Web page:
Wednesday, June 15, 2011
PART VI - SHAPING UP
Sunday supper was a pretty good meal with roast beef and baked potatoes, if I remember right. We then had the remainder of the day to relax until evening Retreat and meal. I seems to remember sitting in the Day Room to watch baseball.
We got down to business Monday morning. As soon as the flag had been raised, we were ordered to remove our caps and blouses for the morning Daily Dozen Calisthenics. Our DI carefully showed us each move before starting it. We did twelve four-count repetitions of each of the following:
And, we were told to count ALOUD!
“What is wrong with you, ’Cruits? I CAN’T HEAR YOU!”
So, the, “One. Two, Three and One. One, Two, Three and Two” echoed between the two massive buildings as several hundred men voiced the cadence until twelve repetitions were completed.
By this time, my heart was going along at a good pace and I enjoyed the chill morning air off the ocean filling my lungs.
The fourth exercise, the Windmill -
A couple of “City Boys” were finding keeping up difficult and received some kindly urging by the Cadre members there to keep an eye on us.
By now, well over half of our platoon and no few from the others were formed up behind the company formation.
I seem to remembering making it through all but the last few repetitions before I had to sort of cheat and go only half-way up and down. By this time, out of 160 of us in the company, no more than two dozen were still going.
The twelfth exercise, the Run-in place. We even kept cadence to this but did twenty-four four-count repetitions.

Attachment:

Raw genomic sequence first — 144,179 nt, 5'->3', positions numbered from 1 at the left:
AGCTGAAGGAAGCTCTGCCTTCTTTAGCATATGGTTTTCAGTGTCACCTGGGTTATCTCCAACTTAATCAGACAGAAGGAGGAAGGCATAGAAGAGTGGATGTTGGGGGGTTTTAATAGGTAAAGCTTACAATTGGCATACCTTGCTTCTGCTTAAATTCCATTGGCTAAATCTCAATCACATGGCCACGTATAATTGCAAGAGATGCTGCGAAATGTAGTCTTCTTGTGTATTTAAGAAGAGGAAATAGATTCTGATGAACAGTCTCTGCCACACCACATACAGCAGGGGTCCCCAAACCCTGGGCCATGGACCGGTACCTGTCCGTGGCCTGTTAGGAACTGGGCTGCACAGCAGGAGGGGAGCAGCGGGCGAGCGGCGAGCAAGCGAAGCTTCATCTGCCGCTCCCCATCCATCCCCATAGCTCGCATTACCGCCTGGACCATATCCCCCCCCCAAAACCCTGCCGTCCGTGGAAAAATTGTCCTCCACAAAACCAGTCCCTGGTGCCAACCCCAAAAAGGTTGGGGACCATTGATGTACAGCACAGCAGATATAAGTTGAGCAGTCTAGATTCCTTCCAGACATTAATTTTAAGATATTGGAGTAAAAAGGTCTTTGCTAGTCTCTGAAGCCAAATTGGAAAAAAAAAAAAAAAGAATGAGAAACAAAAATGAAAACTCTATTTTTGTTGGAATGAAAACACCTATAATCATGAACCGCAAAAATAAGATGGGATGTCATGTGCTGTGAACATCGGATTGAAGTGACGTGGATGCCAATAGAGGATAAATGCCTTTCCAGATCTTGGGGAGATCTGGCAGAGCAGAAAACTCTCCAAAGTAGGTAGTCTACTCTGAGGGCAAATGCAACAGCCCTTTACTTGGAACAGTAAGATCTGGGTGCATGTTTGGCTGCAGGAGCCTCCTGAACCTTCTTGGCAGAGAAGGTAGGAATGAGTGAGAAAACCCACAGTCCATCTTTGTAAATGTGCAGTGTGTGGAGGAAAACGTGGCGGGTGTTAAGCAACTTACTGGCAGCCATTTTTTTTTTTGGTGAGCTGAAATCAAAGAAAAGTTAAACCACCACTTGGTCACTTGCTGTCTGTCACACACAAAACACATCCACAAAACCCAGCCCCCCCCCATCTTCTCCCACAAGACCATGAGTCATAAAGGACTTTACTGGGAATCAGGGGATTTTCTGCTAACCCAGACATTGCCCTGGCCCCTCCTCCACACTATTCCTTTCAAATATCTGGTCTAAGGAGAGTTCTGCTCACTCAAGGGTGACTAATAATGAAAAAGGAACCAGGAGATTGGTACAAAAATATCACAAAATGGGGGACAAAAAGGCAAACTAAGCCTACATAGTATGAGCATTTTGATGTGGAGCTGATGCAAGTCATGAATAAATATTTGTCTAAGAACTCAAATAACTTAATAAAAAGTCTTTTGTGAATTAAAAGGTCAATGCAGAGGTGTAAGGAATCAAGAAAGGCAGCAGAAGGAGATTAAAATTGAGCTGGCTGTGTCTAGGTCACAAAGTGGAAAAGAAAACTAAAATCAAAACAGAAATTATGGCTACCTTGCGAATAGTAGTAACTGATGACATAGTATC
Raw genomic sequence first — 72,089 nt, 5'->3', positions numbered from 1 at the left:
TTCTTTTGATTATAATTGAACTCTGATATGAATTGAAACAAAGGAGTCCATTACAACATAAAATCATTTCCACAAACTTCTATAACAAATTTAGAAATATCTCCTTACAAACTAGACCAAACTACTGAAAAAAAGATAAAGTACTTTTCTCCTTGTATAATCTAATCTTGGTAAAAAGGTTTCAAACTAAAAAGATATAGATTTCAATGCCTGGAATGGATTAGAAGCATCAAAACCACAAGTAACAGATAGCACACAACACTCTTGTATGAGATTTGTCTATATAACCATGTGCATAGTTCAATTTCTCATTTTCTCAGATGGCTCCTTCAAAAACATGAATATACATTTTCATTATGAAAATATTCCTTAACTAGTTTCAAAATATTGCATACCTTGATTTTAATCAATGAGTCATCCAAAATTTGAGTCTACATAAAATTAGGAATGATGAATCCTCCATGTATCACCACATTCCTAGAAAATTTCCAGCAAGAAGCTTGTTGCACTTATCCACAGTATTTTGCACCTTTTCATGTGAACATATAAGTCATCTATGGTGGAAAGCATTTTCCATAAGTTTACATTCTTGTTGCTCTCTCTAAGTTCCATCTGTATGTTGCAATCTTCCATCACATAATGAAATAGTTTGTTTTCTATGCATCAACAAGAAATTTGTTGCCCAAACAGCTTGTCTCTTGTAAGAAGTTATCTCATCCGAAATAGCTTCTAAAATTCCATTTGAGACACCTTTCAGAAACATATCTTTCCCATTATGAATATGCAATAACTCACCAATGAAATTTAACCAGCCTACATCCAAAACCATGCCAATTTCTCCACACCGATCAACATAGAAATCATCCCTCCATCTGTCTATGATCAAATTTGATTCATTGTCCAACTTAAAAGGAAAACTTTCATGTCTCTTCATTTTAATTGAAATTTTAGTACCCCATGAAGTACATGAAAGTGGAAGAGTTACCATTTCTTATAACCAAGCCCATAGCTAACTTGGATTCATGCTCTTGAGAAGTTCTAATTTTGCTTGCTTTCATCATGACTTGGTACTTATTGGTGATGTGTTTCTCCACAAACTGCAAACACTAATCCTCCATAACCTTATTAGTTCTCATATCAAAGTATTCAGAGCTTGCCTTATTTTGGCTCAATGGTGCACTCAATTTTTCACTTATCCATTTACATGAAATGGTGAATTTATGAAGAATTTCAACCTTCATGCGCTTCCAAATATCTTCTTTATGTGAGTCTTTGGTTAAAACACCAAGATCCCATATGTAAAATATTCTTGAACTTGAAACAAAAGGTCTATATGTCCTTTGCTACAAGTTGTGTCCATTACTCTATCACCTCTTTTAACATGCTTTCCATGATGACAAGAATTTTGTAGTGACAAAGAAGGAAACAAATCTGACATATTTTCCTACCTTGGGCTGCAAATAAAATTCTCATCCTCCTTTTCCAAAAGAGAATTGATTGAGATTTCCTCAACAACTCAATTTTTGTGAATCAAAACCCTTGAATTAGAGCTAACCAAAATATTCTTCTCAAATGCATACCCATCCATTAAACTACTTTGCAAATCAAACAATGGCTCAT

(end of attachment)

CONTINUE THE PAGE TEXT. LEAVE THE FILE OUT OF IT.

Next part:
It took many years for me to realize the subtle psychology and cunning physiology behind these exercises. Each step was designed to loosen us up and tone certain muscles we would need in the combat arms. The shouting cadence took one’s mind off one’s own efforts and made us feel a part of something bigger - a team. Completing the full Daily Dozen gave each of us a sense of accomplishment, a feeling we could do anything we set out minds to.
At the same time, those who dropped out were united with others who looked on while the rest of us continued as a team. It made them want to be as good as we were and gave them a benchmark to set themselves against.
Of course, the quitters and “I can’ts” were slowly weeded out. And, the DIs and cadre members set out to help those in bad shape to catch up.
Having lived on the ranch and enjoying gym class in school, I didn’t have a lot of problems with any of the exercises - except push-ups. That surprised me as I thought I was strong in the arms.
From that morning on, we never “walked” anywhere. It was either in March Step or, most often, Double Time.
Afterwards, we were dismissed to shower and change into clean fatigues, showing why we’d been issued three of everything. From there, it was breakfast followed by our real introduction to training - The Manual of Arms and How to March - Coming next.
Posted by Dale Day at 5:08 PM